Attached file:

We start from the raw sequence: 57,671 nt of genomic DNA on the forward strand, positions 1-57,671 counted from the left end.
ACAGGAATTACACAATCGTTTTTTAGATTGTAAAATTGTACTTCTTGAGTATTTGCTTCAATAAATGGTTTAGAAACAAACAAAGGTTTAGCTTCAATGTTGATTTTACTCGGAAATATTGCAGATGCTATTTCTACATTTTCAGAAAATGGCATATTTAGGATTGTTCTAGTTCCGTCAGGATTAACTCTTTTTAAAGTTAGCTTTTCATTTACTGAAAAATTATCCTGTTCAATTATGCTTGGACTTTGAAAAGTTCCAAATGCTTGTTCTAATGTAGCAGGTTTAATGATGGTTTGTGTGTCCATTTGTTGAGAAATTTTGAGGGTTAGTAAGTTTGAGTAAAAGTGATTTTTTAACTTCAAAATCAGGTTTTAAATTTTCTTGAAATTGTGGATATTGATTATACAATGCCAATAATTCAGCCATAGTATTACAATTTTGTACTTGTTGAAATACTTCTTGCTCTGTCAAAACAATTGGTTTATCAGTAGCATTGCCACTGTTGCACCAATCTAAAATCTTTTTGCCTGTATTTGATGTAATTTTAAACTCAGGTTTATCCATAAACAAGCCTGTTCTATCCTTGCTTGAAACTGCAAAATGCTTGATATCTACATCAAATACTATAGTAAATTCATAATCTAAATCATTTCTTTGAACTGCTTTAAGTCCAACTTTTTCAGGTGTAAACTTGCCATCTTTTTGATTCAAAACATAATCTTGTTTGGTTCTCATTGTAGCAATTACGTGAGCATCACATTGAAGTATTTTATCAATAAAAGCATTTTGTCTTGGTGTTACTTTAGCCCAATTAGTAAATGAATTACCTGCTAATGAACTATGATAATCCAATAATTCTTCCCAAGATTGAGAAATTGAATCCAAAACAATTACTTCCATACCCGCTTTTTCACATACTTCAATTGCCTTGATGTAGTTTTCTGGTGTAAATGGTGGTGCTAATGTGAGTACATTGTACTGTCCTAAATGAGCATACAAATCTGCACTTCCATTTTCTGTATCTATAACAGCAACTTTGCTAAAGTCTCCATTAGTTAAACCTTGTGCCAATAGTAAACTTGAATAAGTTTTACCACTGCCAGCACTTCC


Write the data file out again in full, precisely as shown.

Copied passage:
We start from the raw sequence: 57,671 nt of genomic DNA on the forward strand, positions 1-57,671 counted from the left end.
ACAGGAATTACACAATCGTTTTTTAGATTGTAAAATTGTACTTCTTGAGTATTTGCTTCAATAAATGGTTTAGAAACAAACAAAGGTTTAGCTTCAATGTTGATTTTACTCGGAAATATTGCAGATGCTATTTCTACATTTTCAGAAAATGGCATATTTAGGATTGTTCTAGTTCCGTCAGGATTAACTCTTTTTAAAGTTAGCTTTTCATTTACTGAAAAATTATCCTGTTCAATTATGCTTGGACTTTGAAAAGTTCCAAATGCTTGTTCTAATGTAGCAGGTTTAATGATGGTTTGTGTGTCCATTTGTTGAGAAATTTTGAGGGTTAGTAAGTTTGAGTAAAAGTGATTTTTTAACTTCAAAATCAGGTTTTAAATTTTCTTGAAATTGTGGATATTGATTATACAATGCCAATAATTCAGCCATAGTATTACAATTTTGTACTTGTTGAAATACTTCTTGCTCTGTCAAAACAATTGGTTTATCAGTAGCATTGCCACTGTTGCACCAATCTAAAATCTTTTTGCCTGTATTTGATGTAATTTTAAACTCAGGTTTATCCATAAACAAGCCTGTTCTATCCTTGCTTGAAACTGCAAAATGCTTGATATCTACATCAAATACTATAGTAAATTCATAATCTAAATCATTTCTTTGAACTGCTTTAAGTCCAACTTTTTCAGGTGTAAACTTGCCATCTTTTTGATTCAAAACATAATCTTGTTTGGTTCTCATTGTAGCAATTACGTGAGCATCACATTGAAGTATTTTATCAATAAAAGCATTTTGTCTTGGTGTTACTTTAGCCCAATTAGTAAATGAATTACCTGCTAATGAACTATGATAATCCAATAATTCTTCCCAAGATTGAGAAATTGAATCCAAAACAATTACTTCCATACCCGCTTTTTCACATACTTCAATTGCCTTGATGTAGTTTTCTGGTGTAAATGGTGGTGCTAATGTGAGTACATTGTACTGTCCTAAATGAGCATACAAATCTGCACTTCCATTTTCTGTATCTATAACAGCAACTTTGCTAAAGTCTCCATTAGTTAAACCTTGTGCCAATAGTAAACTTGAATAAGTTTTACCACTGCCAGCACTTCC